Deciding what to wear is hard enough. But try doing it while fighting breast cancer at the same time.
Yet that’s the reality for so many women — and it’s hardly easy. Thankfully, one organization has stepped up to provide a little bit of help.
The Evening Star Quilters, a Mineola-based not-for-profit quilting organization, donated 50 seatbelt covers to Dress for Recovery — a clothing bank at the Chabad Center for Jewish Life, which serves an area that includes Merrick, Bellmore and Wantagh.
Dress for Recovery was founded by Loraine Alderman of East Meadow back in late 2020. She had been diagnosed with breast cancer the year before, and found that when patients faced cancer treatments like mastectomies, they often must wear surgical drains to aid recovery.
Dress for Recovery provides large shirts with ample space for the drains, as well as various zippers for doctors and nurses to access chest ports for chemotherapy.
“There’s not one store in New York, New Jersey and Connecticut where you can walk in and buy this type of clothing,” Alderman said. “They’re only available online, and they’re expensive. We are the only place where people can come and get everything — free of charge.
“You need the shirts that open up in the front and have the pocket for the drains. When you go into treatment, if you have a port, it’s helpful to have shirts that have a zipper for the port opening to allow access to treatments.”
But it’s not just clothes cancer patients have to worry about. It’s wearing just about anything — including seatbelts.
While they’re great for keeping drivers and passengers safe in a car, seatbelts tend to rub against a patient’s torso, Alderman explained, which can cause pain and discomfort on surgery wounds, radiation burns, and raw chemotherapy ports. Seatbelt covers — usually a small, fabric wrap that goes around a seatbelt — offer protection.
Chemotherapy ports are normally found on someone’s chest, and are the approximate size of a nickel. Because they are attached to the main artery, Alderman says these ports require a lot of protection.
“Most of them are under the skin — they’re inside of you,” added Alderman’s husband, Bill. “So, if (a seatbelt) pushes on it, it really, really hurts.”
Catherine Peterson, a member of Evening Star, developed the quilting pattern for the seatbelt covers that could be completed by any of its members. From that, 50 of these covers were made.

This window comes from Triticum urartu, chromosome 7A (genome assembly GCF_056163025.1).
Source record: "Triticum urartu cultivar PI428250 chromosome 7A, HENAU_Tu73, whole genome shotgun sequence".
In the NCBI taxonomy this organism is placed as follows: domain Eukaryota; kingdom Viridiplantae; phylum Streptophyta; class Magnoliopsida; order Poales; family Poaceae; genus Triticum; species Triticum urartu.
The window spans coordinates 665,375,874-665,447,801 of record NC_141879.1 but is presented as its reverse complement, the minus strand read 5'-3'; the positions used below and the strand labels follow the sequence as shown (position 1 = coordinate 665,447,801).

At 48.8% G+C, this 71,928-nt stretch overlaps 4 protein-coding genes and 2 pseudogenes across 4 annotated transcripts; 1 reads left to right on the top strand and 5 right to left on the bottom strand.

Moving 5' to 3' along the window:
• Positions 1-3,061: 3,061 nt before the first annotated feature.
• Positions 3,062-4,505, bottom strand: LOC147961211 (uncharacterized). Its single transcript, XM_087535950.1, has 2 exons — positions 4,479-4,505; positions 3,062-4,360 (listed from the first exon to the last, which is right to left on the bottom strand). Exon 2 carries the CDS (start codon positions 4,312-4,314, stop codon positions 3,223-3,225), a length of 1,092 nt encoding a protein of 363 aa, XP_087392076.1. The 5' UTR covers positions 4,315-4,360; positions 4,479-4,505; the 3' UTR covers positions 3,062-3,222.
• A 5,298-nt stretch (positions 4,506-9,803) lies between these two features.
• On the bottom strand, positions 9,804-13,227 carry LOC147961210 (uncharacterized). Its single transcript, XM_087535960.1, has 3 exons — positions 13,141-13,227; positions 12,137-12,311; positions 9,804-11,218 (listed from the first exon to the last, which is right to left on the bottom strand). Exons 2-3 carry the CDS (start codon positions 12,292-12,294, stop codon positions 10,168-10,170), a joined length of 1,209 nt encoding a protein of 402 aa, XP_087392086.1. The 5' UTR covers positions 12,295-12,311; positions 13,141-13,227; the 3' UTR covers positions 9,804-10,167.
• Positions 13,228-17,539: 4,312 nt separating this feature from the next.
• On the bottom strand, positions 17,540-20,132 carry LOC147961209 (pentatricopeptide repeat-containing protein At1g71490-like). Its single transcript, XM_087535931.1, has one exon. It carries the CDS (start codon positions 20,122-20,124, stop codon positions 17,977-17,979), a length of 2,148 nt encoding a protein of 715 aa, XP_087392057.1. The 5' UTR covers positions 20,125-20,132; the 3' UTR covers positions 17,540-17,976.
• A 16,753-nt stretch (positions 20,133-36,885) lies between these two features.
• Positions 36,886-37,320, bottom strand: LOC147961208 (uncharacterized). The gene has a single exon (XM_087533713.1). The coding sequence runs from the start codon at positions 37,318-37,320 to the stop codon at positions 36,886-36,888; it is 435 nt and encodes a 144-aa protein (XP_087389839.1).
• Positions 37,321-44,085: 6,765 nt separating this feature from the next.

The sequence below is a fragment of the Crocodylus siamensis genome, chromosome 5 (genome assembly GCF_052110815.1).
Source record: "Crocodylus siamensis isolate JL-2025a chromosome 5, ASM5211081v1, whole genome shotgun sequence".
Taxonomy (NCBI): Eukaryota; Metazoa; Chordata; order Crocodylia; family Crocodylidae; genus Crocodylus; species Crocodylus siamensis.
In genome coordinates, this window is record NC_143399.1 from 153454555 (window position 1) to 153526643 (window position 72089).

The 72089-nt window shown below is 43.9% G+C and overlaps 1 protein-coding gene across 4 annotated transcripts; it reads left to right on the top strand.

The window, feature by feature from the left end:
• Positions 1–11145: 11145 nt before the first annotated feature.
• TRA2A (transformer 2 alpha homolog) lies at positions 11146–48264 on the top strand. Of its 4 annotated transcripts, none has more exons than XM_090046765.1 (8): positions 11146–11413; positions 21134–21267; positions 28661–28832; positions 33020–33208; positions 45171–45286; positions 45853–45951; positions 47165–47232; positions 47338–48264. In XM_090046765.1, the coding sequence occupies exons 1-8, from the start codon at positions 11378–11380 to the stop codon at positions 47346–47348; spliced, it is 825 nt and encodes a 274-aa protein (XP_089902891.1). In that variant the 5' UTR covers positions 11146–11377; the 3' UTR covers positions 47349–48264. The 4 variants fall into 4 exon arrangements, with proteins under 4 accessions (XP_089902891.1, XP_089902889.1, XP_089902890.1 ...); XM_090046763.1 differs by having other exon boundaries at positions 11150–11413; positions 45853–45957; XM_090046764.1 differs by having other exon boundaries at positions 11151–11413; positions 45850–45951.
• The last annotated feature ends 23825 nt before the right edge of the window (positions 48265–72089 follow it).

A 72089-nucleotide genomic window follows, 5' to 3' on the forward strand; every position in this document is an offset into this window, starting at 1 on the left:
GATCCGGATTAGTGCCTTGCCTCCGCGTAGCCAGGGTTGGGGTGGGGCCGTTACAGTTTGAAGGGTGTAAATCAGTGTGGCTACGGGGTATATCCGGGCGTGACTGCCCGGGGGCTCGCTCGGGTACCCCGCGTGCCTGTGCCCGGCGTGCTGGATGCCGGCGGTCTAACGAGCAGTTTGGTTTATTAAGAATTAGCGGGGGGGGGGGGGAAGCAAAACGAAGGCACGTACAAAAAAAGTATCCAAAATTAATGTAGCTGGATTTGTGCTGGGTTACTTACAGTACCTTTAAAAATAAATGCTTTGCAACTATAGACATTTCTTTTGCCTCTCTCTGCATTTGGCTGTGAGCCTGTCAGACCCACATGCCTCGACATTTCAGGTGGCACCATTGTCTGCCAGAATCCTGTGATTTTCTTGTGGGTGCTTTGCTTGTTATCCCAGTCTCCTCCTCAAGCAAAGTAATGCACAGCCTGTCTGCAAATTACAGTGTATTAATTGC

“They really picked out beautiful material,” Alderman said. “The craftsmanship was just amazing, I was blown away by what they did. It just shows the person that’s receiving it that care went into it.”
Peterson’s quilters kept in mind personal preferences when making the covers, using a number of colors and patterned fabrics.
“I was thinking, when we were making these, you want to have something that appeals to a wide variety of people,” she said.
When someone seeks out Dress for Recovery for help, Alderman stops to take the time to meet with them.
“We let people choose what they feel most comfortable with,” she said. “There’s so many things that are out of your control when you’re going through this whole process. It’s all these little things that can chip away a little bit of the stress.”
Since founding of Dress For Recovery, Alderman has seen the impact the clothing bank has had on those making the long journey through cancer.
“When you’re going through treatment, you sit there for many hours and you have a lot of time on your hands,” Alderman said. “We believe that you have to pay things forward, and we couldn’t believe that there wasn’t one store where you can walk in and buy this clothing. We tried to figure out how to make something good out of what was going on.”
Dress for Recovery is part of the Chabad’s Circle of Hope initiative, which helps individuals and families coping with breast cancer and other illnesses. Services are offered to everyone, regardless of religious beliefs.
Both groups also provide counseling, wigs, food and financial assistance for those facing breast cancer treatment.
With the donation of the seatbelt covers, Dress For Recovery can allocate resources to getting more shirts and other items. Working toward raising $20,000 for its own, designated workspace at the Chabad Center, every donation helps.
“I wish this was around when I was going through treatment,” Alderman said of her program Dress for Recovery. “We want to let people know that we’re here and everything is free of charge — it’s really about paying things forward and just trying to help other people.”